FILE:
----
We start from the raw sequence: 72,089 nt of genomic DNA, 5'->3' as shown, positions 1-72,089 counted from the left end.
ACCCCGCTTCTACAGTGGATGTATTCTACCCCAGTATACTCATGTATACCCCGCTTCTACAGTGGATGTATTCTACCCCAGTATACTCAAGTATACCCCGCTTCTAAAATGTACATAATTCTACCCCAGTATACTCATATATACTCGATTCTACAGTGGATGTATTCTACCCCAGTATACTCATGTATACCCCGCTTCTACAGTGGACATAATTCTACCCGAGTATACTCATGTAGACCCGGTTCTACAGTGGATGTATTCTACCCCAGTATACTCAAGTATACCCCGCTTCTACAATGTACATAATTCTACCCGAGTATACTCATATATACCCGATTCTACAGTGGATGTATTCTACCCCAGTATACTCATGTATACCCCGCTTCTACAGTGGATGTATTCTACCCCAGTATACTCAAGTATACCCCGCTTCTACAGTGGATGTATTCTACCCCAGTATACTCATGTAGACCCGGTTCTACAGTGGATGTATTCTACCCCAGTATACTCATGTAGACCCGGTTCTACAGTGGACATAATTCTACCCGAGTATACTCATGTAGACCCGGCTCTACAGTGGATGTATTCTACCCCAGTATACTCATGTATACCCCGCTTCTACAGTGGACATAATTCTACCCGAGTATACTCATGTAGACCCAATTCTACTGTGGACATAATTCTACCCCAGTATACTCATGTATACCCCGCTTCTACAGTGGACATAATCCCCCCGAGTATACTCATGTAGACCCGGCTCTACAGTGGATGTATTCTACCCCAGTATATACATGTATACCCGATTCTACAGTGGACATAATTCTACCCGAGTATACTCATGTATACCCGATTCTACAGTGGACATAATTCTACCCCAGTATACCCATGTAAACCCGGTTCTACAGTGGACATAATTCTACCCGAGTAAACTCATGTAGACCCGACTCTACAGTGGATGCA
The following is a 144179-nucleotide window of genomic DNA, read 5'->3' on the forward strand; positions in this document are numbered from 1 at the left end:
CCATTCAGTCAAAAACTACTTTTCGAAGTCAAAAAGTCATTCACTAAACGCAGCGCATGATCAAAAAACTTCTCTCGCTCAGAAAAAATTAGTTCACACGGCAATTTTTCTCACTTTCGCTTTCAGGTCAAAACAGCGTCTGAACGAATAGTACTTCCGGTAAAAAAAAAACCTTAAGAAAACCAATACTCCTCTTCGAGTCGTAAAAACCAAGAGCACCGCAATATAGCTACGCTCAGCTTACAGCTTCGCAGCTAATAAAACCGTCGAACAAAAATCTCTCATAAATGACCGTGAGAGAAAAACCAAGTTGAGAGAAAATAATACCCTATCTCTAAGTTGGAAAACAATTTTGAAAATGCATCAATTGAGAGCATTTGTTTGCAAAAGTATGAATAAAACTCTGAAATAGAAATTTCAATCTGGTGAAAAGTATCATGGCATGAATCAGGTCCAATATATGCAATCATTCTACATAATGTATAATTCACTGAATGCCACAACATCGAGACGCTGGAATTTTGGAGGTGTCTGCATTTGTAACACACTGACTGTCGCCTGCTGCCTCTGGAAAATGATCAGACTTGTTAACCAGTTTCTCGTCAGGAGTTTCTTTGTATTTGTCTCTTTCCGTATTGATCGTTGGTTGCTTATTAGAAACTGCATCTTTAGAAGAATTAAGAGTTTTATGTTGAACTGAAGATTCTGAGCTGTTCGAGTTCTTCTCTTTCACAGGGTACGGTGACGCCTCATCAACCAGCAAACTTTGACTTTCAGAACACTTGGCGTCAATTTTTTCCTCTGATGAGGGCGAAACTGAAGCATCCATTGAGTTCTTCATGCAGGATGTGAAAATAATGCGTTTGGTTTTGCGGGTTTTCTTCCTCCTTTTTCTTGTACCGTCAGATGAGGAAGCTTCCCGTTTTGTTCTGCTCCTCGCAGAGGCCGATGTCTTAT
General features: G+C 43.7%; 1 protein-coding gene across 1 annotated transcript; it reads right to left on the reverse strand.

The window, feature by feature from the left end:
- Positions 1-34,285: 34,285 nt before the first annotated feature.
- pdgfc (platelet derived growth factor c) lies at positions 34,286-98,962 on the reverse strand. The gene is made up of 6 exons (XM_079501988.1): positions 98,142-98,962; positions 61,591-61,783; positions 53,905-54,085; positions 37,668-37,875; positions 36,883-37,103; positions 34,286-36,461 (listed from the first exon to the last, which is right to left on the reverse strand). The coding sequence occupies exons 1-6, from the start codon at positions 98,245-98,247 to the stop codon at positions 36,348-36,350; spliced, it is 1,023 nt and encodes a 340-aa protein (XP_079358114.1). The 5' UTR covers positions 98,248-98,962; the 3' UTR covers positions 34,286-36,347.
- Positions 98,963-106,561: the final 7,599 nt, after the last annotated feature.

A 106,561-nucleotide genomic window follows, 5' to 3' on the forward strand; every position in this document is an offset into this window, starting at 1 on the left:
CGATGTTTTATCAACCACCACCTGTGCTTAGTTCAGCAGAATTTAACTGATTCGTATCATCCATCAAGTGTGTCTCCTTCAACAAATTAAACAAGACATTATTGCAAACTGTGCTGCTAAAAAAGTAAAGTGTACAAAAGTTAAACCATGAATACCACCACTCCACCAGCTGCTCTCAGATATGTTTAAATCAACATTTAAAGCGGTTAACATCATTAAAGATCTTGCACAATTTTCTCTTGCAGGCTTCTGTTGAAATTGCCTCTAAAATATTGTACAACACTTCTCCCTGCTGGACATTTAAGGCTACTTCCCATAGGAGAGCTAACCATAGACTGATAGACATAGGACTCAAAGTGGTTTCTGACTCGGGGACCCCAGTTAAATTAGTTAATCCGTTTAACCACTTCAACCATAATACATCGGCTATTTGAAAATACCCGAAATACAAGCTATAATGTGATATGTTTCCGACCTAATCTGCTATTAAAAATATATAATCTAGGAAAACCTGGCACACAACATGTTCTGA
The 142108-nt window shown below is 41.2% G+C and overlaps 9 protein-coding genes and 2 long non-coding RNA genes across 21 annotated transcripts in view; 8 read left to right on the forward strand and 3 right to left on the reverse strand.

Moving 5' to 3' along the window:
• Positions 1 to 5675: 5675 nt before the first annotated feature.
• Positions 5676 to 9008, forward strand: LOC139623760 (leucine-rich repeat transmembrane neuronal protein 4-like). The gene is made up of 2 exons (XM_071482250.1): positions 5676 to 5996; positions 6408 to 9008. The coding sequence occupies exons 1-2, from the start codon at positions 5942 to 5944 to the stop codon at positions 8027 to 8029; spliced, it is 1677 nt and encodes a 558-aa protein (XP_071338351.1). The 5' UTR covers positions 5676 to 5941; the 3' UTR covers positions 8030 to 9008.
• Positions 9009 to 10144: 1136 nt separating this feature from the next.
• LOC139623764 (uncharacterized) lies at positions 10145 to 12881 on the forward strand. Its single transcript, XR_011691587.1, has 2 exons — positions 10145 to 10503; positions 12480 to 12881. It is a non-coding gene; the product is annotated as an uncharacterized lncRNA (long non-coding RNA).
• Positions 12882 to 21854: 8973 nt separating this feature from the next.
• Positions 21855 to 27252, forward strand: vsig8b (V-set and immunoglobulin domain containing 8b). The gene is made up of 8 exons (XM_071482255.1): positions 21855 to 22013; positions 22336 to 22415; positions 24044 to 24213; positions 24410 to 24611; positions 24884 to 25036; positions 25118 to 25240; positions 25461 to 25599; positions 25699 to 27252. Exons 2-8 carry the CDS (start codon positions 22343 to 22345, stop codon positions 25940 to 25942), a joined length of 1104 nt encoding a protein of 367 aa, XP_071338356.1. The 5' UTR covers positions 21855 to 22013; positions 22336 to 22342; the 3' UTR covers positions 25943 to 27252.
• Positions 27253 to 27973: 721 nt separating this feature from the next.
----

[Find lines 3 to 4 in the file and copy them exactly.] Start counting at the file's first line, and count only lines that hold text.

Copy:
The following is a 144179-nucleotide window of genomic DNA, read 5'->3' on the forward strand; positions in this document are numbered from 1 at the left end:
CCATTCAGTCAAAAACTACTTTTCGAAGTCAAAAAGTCATTCACTAAACGCAGCGCATGATCAAAAAACTTCTCTCGCTCAGAAAAAATTAGTTCACACGGCAATTTTTCTCACTTTCGCTTTCAGGTCAAAACAGCGTCTGAACGAATAGTACTTCCGGTAAAAAAAAAACCTTAAGAAAACCAATACTCCTCTTCGAGTCGTAAAAACCAAGAGCACCGCAATATAGCTACGCTCAGCTTACAGCTTCGCAGCTAATAAAACCGTCGAACAAAAATCTCTCATAAATGACCGTGAGAGAAAAACCAAGTTGAGAGAAAATAATACCCTATCTCTAAGTTGGAAAACAATTTTGAAAATGCATCAATTGAGAGCATTTGTTTGCAAAAGTATGAATAAAACTCTGAAATAGAAATTTCAATCTGGTGAAAAGTATCATGGCATGAATCAGGTCCAATATATGCAATCATTCTACATAATGTATAATTCACTGAATGCCACAACATCGAGACGCTGGAATTTTGGAGGTGTCTGCATTTGTAACACACTGACTGTCGCCTGCTGCCTCTGGAAAATGATCAGACTTGTTAACCAGTTTCTCGTCAGGAGTTTCTTTGTATTTGTCTCTTTCCGTATTGATCGTTGGTTGCTTATTAGAAACTGCATCTTTAGAAGAATTAAGAGTTTTATGTTGAACTGAAGATTCTGAGCTGTTCGAGTTCTTCTCTTTCACAGGGTACGGTGACGCCTCATCAACCAGCAAACTTTGACTTTCAGAACACTTGGCGTCAATTTTTTCCTCTGATGAGGGCGAAACTGAAGCATCCATTGAGTTCTTCATGCAGGATGTGAAAATAATGCGTTTGGTTTTGCGGGTTTTCTTCCTCCTTTTTCTTGTACCGTCAGATGAGGAAGCTTCCCGTTTTGTTCTGCTCCTCGCAGAGGCCGATGTCTTAT